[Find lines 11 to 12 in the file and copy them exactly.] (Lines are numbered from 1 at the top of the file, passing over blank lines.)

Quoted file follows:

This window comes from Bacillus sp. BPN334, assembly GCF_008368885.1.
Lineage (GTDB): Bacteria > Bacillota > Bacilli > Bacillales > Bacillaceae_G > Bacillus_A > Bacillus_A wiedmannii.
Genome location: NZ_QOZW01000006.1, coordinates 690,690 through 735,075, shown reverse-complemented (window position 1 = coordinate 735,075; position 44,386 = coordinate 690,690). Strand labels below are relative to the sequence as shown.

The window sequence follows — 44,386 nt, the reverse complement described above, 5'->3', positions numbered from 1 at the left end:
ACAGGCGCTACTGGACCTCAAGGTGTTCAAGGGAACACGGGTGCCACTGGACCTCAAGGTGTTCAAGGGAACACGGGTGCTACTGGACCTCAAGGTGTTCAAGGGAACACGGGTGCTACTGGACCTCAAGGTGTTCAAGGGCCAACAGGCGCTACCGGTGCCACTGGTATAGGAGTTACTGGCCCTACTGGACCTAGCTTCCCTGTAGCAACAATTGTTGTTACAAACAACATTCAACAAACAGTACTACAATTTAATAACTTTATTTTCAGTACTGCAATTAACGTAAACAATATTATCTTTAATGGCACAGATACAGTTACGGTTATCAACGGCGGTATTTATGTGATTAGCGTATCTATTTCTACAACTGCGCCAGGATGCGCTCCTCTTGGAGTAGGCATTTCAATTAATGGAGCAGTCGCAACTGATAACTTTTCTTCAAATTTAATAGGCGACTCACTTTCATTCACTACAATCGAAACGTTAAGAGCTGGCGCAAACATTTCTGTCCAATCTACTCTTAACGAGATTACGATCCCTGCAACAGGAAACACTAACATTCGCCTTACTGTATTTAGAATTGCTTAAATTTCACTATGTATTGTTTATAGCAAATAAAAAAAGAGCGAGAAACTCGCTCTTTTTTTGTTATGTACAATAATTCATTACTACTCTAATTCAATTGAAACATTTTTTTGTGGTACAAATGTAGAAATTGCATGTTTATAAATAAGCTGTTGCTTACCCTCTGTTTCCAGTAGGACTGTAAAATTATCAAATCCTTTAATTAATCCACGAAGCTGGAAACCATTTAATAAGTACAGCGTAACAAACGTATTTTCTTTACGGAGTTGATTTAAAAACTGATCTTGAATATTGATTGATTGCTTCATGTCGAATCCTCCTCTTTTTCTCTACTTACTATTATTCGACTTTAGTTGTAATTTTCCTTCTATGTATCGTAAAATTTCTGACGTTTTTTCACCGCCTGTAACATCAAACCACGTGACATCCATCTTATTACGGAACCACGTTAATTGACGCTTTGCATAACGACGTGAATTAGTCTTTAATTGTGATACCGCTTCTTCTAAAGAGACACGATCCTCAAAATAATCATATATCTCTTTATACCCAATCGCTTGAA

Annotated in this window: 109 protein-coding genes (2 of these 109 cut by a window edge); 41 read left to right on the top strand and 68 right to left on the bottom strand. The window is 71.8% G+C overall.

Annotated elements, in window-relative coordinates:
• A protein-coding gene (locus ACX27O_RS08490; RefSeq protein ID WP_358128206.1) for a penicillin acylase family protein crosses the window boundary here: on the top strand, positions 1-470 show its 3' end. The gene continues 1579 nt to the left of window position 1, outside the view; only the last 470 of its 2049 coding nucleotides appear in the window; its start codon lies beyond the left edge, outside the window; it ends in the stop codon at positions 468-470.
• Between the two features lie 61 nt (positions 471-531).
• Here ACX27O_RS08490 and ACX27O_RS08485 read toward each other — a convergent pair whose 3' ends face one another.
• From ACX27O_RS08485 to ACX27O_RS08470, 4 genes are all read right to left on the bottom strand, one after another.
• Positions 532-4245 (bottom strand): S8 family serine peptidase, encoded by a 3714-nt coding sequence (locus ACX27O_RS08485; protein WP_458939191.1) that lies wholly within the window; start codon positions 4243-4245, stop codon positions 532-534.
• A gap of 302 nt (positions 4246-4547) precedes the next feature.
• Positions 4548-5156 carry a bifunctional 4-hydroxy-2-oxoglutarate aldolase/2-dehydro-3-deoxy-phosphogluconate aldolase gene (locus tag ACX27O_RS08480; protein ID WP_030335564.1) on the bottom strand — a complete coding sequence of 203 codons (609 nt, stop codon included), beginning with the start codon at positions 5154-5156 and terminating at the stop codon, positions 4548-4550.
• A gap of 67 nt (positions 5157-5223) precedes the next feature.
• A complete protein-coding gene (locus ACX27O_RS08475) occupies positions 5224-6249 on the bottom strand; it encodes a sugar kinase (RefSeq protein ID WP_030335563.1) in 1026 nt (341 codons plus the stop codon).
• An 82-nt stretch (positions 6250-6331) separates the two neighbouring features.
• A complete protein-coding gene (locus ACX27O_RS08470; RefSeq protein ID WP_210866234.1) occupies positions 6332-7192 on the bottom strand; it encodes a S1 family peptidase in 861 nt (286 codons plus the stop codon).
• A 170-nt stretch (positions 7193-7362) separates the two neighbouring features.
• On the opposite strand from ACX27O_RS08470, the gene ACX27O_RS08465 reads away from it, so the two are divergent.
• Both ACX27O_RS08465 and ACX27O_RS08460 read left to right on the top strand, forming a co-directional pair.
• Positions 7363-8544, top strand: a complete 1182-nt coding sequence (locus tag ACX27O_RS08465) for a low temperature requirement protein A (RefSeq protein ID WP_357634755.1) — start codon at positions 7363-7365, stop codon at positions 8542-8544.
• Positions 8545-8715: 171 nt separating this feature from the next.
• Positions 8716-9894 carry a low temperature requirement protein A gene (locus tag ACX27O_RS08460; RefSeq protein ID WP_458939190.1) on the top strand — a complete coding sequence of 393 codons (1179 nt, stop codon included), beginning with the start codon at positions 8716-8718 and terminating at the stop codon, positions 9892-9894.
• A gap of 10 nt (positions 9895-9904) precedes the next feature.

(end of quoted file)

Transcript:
• From ACX27O_RS08485 to ACX27O_RS08470, 4 genes are all read right to left on the bottom strand, one after another.
• Positions 532-4245 (bottom strand): S8 family serine peptidase, encoded by a 3714-nt coding sequence (locus ACX27O_RS08485; protein WP_458939191.1) that lies wholly within the window; start codon positions 4243-4245, stop codon positions 532-534.